No. 19, July/August 1975

Ron Dayman

Witch hunt extends to court

The Ottawa witch hunt appears to be continuing. Police surveillance and harassment of gays in local parks is on the increase. In one recent incident at Nepean Point, Ottawa's most popular 'gay' park a member of Gays of Ottawa happened upon a scene where two officers were in the process of arresting four men on charges of gross indecency. One of the men appeared to be only an innocent bystander.

The GO member, Yvon Thivierge, protested this injustice, and was punched in the face and charged with obstructing a police officer. He in turn is laying charges of assault.

The two morality squad officers, Detectives Gervais and Methot, are the same policemen who have been involved in the recent arrest of 18 Ottawa area men on charges of gross indecency and buggery in connection with an alleged prostitution service involving minors. GO has subsequently been leafleting the park warning that the area is dangerous. A secret departmental investigation of the two officers is supposedly being carried out.

Meanwhile the preliminary hearings against several of the 16 alleged customers have begun and will not be completed before the fall. A publication ban has been placed on the proceedings.

Thus far one person has pleaded guilty to gross indecency and has been given an eight month suspended sentence. One man, Warren Zufelt, committed suicide after his name, address and place of employment had been published in the press. Three men have been committed to stand trial in County Court in the fall, and nine cases have yet to go through the preliminary stages.

Two cases were dismissed when the witnesses could not identify the men charged. In one case the media failed to report the dismissal, thus leaving the individual's name uncleared in the eyes of the public.

The main witnesses in the cases are the two alleged operators of the service and a sixteen year old boy, who will appear as the star witness in 12 of the cases. Cadieux has not been charged since he is cooperating with the police.

In at least two other cases the Crown prosecutor dropped standing charges and laid new ones when it became obvious that he had insufficient evidence for a conviction. His action followed an incredible court incident where morality officers escorted two youths through the courtroom to ensure that they made an accurate identification of a defendant.

The new charges allege that the defendant engaged in a sexual act with one of the two youths. Judge Jean-Pierre Beaulne commented: "I hope the morality department knows how many charges they wish to lay." The man's lawyer, Pat McCann, is considering laying a suit of malicious prosecution against the police.

Gays of Ottawa, along with The Body Politic and other groups, have demanded a full inquiry into police practices in the arrests. The Attorney General, John Clement, has replied with a refusal. In identical letters sent to this paper, GO and MLA Michael Cassidy, who has also called for an investigation, Clement stated: "I suppose the very detestable and depraved nature of the alleged operation to a large extent generated the attendant publicity. While police may have released information to the news media, it was the media's decision and responsibility as to what would be published. It has been standard practice for the police to release information concerning charges laid by them and to me it seems both illogical and incomprehensible to suggest that individuals charged with corrupting young boys should enjoy any special immunity from publication."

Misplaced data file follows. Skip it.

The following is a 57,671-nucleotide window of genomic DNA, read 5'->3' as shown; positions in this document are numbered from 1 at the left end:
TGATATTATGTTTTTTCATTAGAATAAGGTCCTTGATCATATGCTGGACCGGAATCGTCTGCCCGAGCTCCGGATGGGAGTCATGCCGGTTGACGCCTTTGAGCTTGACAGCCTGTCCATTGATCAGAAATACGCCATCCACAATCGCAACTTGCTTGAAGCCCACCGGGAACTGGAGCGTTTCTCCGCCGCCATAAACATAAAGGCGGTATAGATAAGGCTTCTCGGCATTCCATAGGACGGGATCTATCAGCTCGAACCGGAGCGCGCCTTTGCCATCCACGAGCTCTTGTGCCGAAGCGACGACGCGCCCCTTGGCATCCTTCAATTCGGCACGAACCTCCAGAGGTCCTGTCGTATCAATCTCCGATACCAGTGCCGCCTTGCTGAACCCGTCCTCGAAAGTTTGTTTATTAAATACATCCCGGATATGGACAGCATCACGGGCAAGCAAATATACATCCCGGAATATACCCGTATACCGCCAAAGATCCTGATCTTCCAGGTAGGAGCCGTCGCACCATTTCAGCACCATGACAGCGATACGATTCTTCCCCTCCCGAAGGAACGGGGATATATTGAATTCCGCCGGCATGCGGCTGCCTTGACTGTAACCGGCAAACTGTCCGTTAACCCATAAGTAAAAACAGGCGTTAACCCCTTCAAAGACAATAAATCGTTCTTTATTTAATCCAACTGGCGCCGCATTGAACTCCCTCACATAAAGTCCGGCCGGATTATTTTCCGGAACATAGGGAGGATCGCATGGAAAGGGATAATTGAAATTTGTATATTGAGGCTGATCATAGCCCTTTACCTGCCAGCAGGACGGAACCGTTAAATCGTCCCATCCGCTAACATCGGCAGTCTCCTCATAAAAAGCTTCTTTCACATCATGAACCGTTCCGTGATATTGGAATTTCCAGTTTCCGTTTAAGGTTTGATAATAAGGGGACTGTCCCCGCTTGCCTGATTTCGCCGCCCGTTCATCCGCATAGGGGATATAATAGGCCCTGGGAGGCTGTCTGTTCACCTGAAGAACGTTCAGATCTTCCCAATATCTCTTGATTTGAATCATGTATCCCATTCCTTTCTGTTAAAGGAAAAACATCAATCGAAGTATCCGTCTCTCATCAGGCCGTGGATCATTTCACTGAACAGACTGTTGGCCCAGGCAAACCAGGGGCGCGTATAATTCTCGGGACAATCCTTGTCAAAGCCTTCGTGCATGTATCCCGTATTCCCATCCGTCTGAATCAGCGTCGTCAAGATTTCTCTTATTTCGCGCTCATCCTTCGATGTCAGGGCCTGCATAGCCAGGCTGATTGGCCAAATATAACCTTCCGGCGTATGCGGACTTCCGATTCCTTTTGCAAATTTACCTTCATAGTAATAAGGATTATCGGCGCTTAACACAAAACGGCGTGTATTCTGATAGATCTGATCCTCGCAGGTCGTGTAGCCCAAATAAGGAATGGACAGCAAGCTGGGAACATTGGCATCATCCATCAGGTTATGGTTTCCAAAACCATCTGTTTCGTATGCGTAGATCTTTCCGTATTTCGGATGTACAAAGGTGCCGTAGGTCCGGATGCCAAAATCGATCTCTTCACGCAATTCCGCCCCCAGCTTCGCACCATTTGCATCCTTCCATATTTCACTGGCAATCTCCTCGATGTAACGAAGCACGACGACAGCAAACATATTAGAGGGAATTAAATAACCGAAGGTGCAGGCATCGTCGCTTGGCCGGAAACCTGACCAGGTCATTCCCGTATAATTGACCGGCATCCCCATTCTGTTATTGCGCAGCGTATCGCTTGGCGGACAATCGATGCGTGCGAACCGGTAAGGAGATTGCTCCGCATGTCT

He continued, "So far as the conduct of the police is concerned, it is curious that they should be criticized for enforcing a law that prohibits the corruption of children. The investigation in question has been a matter of great concern and alarm not only to the police but also to the community. The corruption of children simply cannot be tolerated as any normal and sane individual must agree. The damage done to the young boys involved in this vicious operation well may be incalculable. Several of the youngsters have found it necessary to seek psychiatric help as a result of their involvement in the matter. The vigilant efforts of the police deserve commendation rather than censure. So far as I'm concerned there is no need for an inquiry and there will be no inquiry."

In a press release GO stated that this letter represented an "out and out disregard for either the facts of the case or for the lives of the individuals involved." the release also condemned the double standard of police officers in that clients in heterosexual prostitution cases are seldom charged even when young girls are involved. A recent Calgary case demonstrated this when young women were charged, but their customers were not.

GO has scheduled a meeting with Ottawa mayor Lorry Greenberg, head of the Ottawa police commission, to further press for an investigation. GO will also appear before the Ontario Press Council in Toronto in August to press their complaint against the Ottawa Citizen for sensationalistic coverage of the affair.

A special fund has been established to help pay legal fees for those defendants who are having financial troubles and for future cases in which gay people are discriminated against by the enforcement of unfair laws. Contributions can be made to the 'Warren Zufelt Memorial Defense Fund', c/o Gays of Ottawa, Box 2919, Station D, Ottawa, Ontario.

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Created: March 7, 1996
Last modified: December 9, 1996

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